Do wild birds lose just a few at a time or do some go for the 'oven-ready' look before growing a whole new set! (One of our hens has this look now!)

    Celia (in south-west Suffolk)

  • Comment number 14.

    My question is 'where have all my birds gone?'
    I live in a semi-rural setting and have fed the birds here throughout the year in my garden for over thirty years, but now there is something seriously wrong. I have five feeders in an apple tree which offer a selection of food including sunflower hearts, black sunflower seeds, crushed peanuts, and suet balls - all very tempting - and at one time the feeders were as busy as those on Autumnwatch, but in recent years there has been a great decline, and now there are very few takers, and no birds in the trees and gardens round about. This morning was bitterly cold and frosty but the feeders were all empty and remained so. When a greenfinch came he took a seed and flew off, and later a chaffinch sat in the branches but left without feeding. Are there just too many feeders in other gardens in the area, or could the answer be a predator? I have kept a sharp look out but there do not appear to be any birds of prey around, and there are no cats. When birds do come to the garden they will often sit motionless. The other day a wood pigeon sat like a statue for over ten minutes, and on another occasion a chaffinch sat imobile on a feeder for ages. If the problem is a predator is there anything I can do, or should I just give up?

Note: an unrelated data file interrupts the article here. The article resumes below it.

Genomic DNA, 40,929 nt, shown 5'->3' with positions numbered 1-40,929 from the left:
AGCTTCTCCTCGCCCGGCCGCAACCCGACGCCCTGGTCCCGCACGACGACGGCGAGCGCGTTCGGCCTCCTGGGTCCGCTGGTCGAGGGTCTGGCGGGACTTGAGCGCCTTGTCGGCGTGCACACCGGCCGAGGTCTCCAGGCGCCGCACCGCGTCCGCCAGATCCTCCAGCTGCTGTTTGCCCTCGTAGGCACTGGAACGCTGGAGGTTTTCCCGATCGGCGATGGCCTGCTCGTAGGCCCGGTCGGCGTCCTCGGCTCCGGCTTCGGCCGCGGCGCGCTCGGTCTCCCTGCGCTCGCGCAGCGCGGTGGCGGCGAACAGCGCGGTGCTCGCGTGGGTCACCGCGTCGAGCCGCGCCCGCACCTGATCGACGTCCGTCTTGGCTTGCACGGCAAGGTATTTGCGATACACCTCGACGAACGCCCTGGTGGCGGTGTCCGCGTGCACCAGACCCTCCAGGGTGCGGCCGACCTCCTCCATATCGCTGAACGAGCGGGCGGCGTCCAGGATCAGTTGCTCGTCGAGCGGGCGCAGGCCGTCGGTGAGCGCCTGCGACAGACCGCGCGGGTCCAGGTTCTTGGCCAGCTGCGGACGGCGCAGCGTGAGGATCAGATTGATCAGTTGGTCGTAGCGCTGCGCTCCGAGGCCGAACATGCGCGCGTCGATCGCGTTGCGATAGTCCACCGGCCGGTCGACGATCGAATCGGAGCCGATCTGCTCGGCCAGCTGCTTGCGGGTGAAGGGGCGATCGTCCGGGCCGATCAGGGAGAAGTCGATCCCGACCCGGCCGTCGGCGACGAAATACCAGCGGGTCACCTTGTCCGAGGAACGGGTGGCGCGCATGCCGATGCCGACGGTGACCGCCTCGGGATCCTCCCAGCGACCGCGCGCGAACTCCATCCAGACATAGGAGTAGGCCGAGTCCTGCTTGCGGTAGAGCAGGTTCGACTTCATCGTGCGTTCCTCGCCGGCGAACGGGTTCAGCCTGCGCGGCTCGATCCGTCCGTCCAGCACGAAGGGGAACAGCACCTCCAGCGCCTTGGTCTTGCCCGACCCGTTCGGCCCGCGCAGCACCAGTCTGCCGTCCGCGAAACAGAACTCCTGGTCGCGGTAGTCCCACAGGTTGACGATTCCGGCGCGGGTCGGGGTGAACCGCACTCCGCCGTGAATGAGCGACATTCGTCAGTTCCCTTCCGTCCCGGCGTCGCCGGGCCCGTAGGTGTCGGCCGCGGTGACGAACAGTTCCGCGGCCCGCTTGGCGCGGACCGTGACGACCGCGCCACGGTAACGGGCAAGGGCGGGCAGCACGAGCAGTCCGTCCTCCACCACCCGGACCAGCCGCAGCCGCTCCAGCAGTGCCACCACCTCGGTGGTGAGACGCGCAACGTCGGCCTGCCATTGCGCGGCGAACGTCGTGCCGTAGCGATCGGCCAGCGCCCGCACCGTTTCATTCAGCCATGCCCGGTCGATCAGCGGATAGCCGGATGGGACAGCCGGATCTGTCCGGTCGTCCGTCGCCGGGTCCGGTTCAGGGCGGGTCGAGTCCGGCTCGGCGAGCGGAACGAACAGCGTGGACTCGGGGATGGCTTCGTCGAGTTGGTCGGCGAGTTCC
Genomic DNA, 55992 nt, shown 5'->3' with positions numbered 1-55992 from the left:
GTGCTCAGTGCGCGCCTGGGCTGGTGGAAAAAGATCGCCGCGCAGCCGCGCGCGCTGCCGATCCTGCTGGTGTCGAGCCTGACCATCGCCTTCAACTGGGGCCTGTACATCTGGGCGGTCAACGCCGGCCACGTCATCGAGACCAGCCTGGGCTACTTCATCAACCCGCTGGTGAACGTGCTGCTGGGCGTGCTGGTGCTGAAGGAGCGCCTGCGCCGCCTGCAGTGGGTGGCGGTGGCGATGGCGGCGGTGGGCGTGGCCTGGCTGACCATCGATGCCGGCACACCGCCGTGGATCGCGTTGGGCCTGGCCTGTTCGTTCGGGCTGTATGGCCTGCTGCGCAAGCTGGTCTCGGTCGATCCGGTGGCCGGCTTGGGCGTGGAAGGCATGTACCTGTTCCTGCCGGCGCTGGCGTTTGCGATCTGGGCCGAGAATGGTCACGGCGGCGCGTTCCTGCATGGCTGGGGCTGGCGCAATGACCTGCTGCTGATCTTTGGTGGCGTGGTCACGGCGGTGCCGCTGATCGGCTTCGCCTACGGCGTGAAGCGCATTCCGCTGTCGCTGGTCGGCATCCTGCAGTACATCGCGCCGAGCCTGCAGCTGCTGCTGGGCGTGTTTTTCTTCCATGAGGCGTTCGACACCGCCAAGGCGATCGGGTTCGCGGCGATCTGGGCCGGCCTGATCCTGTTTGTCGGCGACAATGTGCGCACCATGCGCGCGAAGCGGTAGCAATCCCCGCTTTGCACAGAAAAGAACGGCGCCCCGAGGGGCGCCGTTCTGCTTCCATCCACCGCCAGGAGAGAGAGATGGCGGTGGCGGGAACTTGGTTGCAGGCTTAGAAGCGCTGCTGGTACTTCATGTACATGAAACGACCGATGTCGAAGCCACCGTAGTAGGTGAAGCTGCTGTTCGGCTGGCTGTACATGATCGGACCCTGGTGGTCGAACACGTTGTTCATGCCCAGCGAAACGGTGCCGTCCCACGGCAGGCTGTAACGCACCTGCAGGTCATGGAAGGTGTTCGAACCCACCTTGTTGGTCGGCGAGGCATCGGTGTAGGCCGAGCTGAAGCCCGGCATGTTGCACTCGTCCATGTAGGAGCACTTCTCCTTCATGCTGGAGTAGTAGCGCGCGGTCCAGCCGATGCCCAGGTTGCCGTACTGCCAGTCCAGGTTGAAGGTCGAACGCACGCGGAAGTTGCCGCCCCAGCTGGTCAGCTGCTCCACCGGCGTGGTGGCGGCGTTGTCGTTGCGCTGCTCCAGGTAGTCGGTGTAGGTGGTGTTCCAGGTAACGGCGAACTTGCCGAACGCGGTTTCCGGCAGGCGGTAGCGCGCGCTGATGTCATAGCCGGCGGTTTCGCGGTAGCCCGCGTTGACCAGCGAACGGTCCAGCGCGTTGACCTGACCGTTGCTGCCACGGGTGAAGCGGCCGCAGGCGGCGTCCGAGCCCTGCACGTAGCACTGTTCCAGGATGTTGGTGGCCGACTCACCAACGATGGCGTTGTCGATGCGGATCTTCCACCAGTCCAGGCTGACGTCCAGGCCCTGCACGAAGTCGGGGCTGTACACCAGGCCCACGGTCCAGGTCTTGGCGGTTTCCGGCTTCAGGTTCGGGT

• Comment number 15.

    Hi to all the AutumnWatch Team. Great Show. A question for Chris...I've recently spotted 2 Sparrow Hawks hunting together in close proximity around my garden; One larger than the other; Is this Common?
    Also, the two of them were gliding and circling in the air, almost imitating the local pigeons who visit my garden: Is this something they do?
    They are so beautiful.
    Many thanks

  • Comment number 16.


    I live on the Ilse of Mull and yesterday I had five robins in the garden at the same time. They seemed to tolerate each other and the only time there was a bit of squabbling was when they were all trying to feed off the suet block. Is this unusual for so many robins to be together, I thought they were very territorial?



  • Comment number 17.

    Hi Autumnwatch
    We've just put a note on the message board about Woodcocks but perhaps you can help too? At The Blue Cross animal hospital in Victoria, central London, we have admitted two poorly Woodcocks in the past fortnight. Our charity usually treats pets but we help any animal in an emergency, as these cases were.
    One was found injured and in a state of shock in the middle of Leicester Square! On the messageboard someone has put that they can easily be distracted by lights and crash into buildings but why did these birds come to central London in the first place?
    All the vets here are all intrigued to know!
    Lou @ The Blue Cross